We have established our debt capitalization policy relative to asset value, which is computed by reference to the aggregate annualized cash flow from the properties in our portfolio rather than relative to book value. We have used a measure tied to cash flow because we believe that the book value of our portfolio properties, which is the depreciated historical cost of the properties, does not accurately reflect our ability to borrow. Asset value, however, is somewhat more variable than book value, and may not at all times reflect the fair market value of the underlying properties.
The amount of our debt outstanding from time to time could have important consequences to our stockholders. For example, it could:
require us to dedicate a substantial portion of our cash flow from operations to payments on our debt, thereby reducing funds available for operations, property acquisitions and other appropriate business opportunities that may arise in the future;
limit our ability to obtain any additional financing we may need in the future for working capital, debt refinancing, capital expenditures, acquisitions, development or other general corporate purposes;
make it difficult to satisfy our debt service requirements;
limit our ability to make distributions on our outstanding common and preferred stock;
require us to dedicate increased amounts of our cash flow from operations to payments on our variable rate, unhedged debt if interest rates rise;

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limit our flexibility in planning for, or reacting to, changes in our business and the factors that affect the profitability of our business, which may place us at a disadvantage compared to competitors with less debt or debt with less restrictive terms; and
limit our ability to obtain any additional financing we may need in the future for working capital, debt refinancing, capital expenditures, acquisitions, development or other general corporate purposes.
Our ability to make scheduled payments of the principal of, to pay interest on, or to refinance, our indebtedness will depend primarily on our future performance, which to a certain extent is subject to economic, financial, competitive and other factors described in this section. If we are unable to generate sufficient cash flow from our business in the future to service our debt or meet our other cash needs, we may be required to refinance all or a portion of our existing debt, sell assets or obtain additional financing to meet our debt obligations and other cash needs. Our ability to refinance, sell assets or obtain additional financing may not be possible on terms that we would find acceptable.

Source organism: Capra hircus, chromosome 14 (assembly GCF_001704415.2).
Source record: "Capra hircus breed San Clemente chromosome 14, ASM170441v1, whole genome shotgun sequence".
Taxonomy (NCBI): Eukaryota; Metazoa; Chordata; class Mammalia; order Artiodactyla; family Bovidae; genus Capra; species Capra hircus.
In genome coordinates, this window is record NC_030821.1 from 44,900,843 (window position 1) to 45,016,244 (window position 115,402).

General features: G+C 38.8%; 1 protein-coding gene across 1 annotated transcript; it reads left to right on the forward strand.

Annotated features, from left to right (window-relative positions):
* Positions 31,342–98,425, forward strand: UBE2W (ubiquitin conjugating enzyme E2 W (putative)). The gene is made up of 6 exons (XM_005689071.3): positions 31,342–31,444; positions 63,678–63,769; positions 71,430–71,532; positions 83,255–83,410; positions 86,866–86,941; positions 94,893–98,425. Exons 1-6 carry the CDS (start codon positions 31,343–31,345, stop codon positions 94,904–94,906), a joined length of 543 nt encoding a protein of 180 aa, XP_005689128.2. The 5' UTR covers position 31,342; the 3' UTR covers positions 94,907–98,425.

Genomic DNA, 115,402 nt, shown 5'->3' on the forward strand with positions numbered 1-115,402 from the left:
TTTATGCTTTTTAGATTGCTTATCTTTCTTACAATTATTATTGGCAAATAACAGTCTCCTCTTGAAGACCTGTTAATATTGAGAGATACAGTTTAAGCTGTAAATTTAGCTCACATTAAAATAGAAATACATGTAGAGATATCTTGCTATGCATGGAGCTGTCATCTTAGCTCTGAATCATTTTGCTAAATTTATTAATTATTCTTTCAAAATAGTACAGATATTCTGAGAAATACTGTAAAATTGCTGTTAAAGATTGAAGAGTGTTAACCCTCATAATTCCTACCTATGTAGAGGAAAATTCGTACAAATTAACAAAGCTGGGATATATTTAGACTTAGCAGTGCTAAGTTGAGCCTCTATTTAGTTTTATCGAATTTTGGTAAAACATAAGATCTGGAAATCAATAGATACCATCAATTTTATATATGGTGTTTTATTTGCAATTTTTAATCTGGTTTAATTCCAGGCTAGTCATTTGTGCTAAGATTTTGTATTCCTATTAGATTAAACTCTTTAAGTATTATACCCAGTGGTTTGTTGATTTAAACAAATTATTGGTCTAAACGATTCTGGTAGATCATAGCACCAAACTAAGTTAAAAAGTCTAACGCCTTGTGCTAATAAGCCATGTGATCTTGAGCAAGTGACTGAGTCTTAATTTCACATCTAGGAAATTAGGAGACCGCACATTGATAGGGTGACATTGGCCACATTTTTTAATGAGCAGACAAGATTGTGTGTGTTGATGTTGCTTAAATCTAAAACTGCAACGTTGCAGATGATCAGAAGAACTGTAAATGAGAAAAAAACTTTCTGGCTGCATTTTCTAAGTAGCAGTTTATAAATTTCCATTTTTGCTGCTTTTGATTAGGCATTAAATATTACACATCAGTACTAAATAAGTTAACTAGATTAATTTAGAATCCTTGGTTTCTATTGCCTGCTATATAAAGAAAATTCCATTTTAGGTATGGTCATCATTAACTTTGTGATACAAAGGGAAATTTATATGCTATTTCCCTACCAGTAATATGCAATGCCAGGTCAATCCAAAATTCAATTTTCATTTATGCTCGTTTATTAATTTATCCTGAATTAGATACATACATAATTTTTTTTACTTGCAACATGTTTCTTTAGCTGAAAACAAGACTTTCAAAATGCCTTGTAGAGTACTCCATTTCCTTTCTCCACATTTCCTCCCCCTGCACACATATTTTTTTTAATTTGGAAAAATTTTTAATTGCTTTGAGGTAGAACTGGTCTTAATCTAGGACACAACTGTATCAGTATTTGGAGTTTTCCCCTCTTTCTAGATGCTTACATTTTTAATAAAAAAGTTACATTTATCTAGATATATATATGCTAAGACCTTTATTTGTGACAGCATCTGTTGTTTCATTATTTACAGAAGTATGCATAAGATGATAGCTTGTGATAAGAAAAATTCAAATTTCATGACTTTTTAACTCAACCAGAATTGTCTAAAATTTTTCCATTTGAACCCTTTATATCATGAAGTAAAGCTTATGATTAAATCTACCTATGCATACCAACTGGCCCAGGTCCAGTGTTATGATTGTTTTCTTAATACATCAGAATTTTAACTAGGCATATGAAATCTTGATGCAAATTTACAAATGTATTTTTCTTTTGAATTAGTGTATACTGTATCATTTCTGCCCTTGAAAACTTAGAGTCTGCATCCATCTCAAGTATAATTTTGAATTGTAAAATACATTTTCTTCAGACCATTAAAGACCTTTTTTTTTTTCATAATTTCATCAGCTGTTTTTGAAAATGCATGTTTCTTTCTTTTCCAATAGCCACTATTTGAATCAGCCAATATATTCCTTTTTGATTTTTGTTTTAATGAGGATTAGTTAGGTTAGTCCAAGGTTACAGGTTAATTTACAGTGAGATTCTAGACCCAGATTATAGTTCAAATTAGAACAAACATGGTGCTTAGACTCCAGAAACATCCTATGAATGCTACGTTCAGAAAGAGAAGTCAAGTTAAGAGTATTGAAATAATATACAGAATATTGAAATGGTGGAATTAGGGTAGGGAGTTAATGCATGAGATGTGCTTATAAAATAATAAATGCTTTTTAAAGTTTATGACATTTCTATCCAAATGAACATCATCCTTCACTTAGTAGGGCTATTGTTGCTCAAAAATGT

We are obligated to comply with financial and other covenants in our debt that could restrict our operating activities, and the failure to comply could result in defaults that accelerate the payment under our debt.
Our secured debt generally contains customary covenants, including, among others, provisions:
relating to the maintenance of the property securing the debt;
restricting our ability to assign or further encumber the properties securing the debt; and
restricting our ability to enter into certain new leases or to amend or modify certain existing leases without obtaining consent of the lenders.
Our unsecured debt generally contains various restrictive covenants. The covenants in our unsecured debt include, among others, provisions restricting our ability to:
incur additional unsecured debt;
guarantee additional debt;
make certain distributions, investments and other restricted payments, including distribution payments on our outstanding stock;
create certain liens;
increase our overall secured and unsecured borrowing beyond certain levels; and
consolidate, merge or sell all or substantially all of our assets.
Our ability to meet some of the covenants in our debt, including covenants related to the condition of the property or payment of real estate taxes, may be dependent on the performance by our tenants under their leases.
In addition, our line of credit requires us and our subsidiaries to satisfy financial covenants. The material financial covenants require us, on a consolidated basis, to: